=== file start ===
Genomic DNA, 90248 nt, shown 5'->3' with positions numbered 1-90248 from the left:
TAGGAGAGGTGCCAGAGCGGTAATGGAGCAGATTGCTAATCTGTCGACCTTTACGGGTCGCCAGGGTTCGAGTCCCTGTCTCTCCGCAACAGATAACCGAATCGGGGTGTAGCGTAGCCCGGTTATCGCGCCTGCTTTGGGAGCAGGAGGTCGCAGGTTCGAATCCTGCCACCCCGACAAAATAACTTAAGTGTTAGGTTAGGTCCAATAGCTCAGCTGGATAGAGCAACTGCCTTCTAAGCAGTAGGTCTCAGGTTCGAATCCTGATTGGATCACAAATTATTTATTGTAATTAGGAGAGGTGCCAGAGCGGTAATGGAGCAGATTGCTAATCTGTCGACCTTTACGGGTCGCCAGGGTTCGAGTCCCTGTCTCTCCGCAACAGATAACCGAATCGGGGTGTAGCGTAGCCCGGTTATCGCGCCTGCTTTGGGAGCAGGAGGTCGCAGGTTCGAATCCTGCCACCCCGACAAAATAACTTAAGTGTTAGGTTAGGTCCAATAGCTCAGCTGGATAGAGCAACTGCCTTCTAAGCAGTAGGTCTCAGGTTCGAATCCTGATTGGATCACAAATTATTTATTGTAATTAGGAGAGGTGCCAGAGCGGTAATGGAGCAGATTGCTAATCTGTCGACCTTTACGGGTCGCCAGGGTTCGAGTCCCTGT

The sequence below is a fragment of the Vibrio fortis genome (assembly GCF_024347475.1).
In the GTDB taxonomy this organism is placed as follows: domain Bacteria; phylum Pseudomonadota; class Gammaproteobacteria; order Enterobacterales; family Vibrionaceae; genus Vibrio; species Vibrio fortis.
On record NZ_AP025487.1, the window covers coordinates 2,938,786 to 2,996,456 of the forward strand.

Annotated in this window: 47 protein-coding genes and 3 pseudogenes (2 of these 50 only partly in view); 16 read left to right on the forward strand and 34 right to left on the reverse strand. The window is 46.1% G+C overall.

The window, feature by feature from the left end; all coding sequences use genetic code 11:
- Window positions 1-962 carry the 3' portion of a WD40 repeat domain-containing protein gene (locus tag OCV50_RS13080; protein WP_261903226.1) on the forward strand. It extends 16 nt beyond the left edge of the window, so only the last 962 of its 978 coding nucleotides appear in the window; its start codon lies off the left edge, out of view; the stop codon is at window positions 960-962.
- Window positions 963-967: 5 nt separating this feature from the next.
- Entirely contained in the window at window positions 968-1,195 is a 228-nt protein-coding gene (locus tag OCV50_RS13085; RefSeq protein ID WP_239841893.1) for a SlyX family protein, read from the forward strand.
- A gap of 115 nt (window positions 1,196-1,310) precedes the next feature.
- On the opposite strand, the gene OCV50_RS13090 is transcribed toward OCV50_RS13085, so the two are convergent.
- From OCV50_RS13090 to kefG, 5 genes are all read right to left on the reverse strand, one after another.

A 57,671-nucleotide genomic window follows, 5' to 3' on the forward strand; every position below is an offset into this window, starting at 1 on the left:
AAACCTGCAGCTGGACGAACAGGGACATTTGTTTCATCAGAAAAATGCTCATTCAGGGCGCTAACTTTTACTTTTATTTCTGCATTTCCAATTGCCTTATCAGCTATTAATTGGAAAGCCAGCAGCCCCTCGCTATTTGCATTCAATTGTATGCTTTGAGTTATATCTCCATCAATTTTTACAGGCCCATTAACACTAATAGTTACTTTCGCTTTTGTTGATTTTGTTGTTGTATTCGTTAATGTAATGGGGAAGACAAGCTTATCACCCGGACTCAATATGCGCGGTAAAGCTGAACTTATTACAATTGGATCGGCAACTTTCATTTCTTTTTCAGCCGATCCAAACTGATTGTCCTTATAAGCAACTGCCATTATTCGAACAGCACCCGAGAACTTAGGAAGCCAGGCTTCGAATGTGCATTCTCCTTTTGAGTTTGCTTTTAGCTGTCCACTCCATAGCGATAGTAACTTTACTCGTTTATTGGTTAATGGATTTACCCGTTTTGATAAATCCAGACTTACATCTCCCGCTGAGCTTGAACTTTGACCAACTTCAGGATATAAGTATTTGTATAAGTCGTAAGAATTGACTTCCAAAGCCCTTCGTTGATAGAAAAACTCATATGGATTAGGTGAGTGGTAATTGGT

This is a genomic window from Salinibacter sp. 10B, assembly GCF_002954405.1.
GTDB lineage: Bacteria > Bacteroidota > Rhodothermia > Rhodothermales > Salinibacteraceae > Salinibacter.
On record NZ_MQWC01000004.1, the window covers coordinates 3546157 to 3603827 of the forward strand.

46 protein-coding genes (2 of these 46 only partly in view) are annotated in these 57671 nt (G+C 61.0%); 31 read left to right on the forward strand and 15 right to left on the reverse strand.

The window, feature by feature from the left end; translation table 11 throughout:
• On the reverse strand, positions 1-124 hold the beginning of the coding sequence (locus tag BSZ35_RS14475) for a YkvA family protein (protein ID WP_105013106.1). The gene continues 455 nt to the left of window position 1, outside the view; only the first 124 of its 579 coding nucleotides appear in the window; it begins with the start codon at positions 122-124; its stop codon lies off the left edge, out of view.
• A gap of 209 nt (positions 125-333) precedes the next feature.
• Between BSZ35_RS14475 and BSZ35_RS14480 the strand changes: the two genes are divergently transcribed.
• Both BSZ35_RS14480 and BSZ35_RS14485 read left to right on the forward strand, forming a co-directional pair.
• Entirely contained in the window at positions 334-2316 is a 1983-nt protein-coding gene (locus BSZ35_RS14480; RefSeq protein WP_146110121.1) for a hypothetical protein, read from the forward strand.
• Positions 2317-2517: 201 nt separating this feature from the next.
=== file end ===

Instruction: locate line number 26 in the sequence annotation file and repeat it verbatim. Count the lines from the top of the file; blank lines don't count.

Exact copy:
• Positions 2317-2517: 201 nt separating this feature from the next.